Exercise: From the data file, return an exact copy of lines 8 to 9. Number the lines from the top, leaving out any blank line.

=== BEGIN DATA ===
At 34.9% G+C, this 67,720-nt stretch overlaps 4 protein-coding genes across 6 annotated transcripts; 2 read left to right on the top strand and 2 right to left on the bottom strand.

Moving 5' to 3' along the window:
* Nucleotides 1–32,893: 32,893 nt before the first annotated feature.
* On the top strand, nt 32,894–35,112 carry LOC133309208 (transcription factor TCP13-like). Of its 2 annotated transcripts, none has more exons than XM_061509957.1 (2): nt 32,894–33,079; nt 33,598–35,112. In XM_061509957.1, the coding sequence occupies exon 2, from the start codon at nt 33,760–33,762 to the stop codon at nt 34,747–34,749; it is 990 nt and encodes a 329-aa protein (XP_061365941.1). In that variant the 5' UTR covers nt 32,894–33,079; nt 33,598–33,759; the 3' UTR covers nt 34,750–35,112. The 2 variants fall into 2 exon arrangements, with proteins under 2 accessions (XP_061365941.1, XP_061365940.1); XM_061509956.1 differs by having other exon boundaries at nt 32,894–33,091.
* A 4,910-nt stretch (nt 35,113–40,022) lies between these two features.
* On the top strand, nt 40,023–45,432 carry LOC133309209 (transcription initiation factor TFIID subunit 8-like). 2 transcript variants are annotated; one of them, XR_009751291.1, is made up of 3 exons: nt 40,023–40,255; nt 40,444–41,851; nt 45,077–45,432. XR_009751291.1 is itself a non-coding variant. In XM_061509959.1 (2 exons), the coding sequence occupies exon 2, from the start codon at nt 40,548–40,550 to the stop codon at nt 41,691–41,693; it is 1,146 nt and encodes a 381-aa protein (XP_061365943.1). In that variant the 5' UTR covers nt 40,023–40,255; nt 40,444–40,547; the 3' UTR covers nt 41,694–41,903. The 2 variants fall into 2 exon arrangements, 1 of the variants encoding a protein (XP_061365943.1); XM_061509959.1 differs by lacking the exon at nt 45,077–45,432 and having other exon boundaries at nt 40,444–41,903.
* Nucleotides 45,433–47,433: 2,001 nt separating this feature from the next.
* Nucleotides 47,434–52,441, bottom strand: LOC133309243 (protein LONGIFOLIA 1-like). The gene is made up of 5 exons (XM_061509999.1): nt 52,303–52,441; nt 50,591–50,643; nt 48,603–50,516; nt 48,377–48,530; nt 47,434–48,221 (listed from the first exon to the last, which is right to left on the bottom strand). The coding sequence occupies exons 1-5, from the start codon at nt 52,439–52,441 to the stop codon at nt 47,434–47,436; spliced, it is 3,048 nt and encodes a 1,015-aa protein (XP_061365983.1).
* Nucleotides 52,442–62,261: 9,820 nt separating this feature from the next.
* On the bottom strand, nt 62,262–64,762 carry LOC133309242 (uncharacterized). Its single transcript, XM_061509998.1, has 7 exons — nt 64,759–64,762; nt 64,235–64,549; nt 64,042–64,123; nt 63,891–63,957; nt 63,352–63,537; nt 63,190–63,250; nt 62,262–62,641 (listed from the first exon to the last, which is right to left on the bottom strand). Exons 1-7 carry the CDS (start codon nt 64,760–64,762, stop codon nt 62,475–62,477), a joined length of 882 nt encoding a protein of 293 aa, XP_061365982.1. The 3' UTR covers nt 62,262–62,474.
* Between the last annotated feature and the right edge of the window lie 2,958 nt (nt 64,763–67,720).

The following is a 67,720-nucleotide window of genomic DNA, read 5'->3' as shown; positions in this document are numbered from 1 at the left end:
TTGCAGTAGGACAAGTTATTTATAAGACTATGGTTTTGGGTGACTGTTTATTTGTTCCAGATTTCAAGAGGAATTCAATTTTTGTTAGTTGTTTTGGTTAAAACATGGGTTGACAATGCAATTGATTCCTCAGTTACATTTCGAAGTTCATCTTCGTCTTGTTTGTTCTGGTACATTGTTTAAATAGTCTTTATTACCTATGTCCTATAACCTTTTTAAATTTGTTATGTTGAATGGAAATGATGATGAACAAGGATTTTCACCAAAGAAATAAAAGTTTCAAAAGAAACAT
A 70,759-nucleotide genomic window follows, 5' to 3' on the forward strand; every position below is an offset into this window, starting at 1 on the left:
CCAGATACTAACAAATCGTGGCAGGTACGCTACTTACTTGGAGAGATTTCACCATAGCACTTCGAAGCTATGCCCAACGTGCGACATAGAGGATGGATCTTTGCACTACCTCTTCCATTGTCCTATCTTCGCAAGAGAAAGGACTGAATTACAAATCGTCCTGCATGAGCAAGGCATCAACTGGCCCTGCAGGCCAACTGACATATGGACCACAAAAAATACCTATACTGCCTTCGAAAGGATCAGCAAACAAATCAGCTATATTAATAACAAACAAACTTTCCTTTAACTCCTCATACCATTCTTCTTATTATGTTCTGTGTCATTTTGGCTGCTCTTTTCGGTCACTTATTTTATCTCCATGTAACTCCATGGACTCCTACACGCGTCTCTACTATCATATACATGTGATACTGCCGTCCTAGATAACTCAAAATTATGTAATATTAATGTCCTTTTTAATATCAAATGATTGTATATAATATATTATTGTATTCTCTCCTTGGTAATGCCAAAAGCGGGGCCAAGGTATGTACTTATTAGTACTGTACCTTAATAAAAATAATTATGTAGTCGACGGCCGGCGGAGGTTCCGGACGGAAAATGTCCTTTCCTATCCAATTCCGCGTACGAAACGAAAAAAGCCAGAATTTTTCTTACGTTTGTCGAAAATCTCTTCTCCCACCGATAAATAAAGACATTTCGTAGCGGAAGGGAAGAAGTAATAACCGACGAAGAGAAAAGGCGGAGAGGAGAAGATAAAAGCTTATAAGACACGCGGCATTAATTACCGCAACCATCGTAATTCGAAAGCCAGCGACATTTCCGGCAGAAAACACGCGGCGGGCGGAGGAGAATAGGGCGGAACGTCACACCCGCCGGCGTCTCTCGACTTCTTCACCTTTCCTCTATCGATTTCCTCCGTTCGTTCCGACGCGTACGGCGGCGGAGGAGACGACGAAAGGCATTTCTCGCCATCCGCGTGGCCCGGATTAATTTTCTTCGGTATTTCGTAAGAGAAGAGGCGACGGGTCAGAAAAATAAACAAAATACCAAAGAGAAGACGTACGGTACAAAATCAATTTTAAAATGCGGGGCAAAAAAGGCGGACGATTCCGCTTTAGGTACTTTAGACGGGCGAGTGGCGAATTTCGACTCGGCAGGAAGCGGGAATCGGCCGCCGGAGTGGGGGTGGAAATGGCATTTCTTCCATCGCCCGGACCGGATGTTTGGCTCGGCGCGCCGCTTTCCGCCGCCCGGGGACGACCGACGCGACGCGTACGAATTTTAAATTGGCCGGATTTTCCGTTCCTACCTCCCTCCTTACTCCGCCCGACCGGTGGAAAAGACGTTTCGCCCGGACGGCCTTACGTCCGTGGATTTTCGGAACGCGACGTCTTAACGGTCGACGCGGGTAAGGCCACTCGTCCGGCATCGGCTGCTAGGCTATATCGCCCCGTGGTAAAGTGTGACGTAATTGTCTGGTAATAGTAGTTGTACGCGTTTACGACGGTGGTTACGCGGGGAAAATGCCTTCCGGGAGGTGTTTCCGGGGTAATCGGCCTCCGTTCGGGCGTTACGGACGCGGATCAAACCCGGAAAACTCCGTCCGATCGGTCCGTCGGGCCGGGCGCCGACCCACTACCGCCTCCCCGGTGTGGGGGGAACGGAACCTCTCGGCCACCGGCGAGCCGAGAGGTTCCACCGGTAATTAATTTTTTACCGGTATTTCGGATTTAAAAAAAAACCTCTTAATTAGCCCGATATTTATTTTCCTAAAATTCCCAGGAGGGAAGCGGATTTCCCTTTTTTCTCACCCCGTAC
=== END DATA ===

* Nucleotides 47,434–52,441, bottom strand: LOC133309243 (protein LONGIFOLIA 1-like). The gene is made up of 5 exons (XM_061509999.1): nt 52,303–52,441; nt 50,591–50,643; nt 48,603–50,516; nt 48,377–48,530; nt 47,434–48,221 (listed from the first exon to the last, which is right to left on the bottom strand). The coding sequence occupies exons 1-5, from the start codon at nt 52,439–52,441 to the stop codon at nt 47,434–47,436; spliced, it is 3,048 nt and encodes a 1,015-aa protein (XP_061365983.1).
* Nucleotides 52,442–62,261: 9,820 nt separating this feature from the next.